Is any difference between "speak English" and "speak in English"?
"speak English" refers to an ability. "speak in English" refers to a language choice.
Can/do you speak English?
Meaning: Do you know English well enough to use it verbally?
Can/could you speak in English?
Meaning: I'd like to request that you speak English instead of some other language.
Do you speak in English?
That sentence doesn't make much sense, because "do" is asking about a habitual/continuous situation, whereas "in English" refers to a language choice rather than ability.
In American usage, anyway, "speak English" also has a sarcastic meaning. When someone is speaking English but is very unclear -- perhaps because they are using technical or legal terms -- you can say "speak English" to mean "say that more clearly." It would be very odd to say "speak in English" for this purpose.
Both are correct. And it depends on the context.
If I am telling or instructing (As I do that with my daughter), I'd use...
"Speak in English."
If I'm asking someone whether they speak that language, I'd prefer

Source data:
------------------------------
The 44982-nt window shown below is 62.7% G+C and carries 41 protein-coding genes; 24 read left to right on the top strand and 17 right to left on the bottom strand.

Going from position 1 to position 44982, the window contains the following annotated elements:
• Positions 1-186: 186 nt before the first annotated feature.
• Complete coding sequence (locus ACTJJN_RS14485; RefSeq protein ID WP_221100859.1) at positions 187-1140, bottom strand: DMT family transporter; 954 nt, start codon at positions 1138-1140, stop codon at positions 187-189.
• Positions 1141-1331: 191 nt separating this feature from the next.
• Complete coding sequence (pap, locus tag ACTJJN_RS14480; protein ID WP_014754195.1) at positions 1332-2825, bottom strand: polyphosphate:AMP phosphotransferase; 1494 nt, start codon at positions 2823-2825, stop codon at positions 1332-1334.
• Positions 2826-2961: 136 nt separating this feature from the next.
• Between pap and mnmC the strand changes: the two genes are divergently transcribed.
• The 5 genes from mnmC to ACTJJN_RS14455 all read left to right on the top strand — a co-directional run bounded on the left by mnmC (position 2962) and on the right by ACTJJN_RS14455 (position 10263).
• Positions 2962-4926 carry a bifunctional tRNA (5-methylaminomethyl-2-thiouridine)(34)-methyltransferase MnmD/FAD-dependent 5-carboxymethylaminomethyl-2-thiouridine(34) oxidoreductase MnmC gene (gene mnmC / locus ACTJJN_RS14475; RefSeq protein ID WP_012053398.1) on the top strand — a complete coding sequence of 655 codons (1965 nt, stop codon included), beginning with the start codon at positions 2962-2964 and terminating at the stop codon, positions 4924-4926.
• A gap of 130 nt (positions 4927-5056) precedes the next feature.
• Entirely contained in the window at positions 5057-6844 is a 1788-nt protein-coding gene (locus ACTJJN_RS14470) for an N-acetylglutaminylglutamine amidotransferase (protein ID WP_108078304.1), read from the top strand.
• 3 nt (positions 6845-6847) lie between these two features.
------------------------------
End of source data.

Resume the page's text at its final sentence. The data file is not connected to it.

"Do you speak English?"
Worth mentioning a joke that we play here in India. I'm writing this because it's related to this question!
In my mother-tongue, speak (without in) in this context refers to the word which means say. So, if someone forgets putting the word in, they get a funny reply
I can speak Spanish ~ I don't believe. Speak it
But if I tell that I speak 'in' Spanish, it means I have to speak sentences in Spanish and not the word 'Spanish' that otherwise happens without 'in'.
"Do you speak in English?" does make sense in situations when the questioner KNOWS that the people are polyglots. For example, in a family with a German mother, a Spanish father can be asked "Do you speak in German to your children?"
Or, as another example, in some international company, new employees might require what the office language is.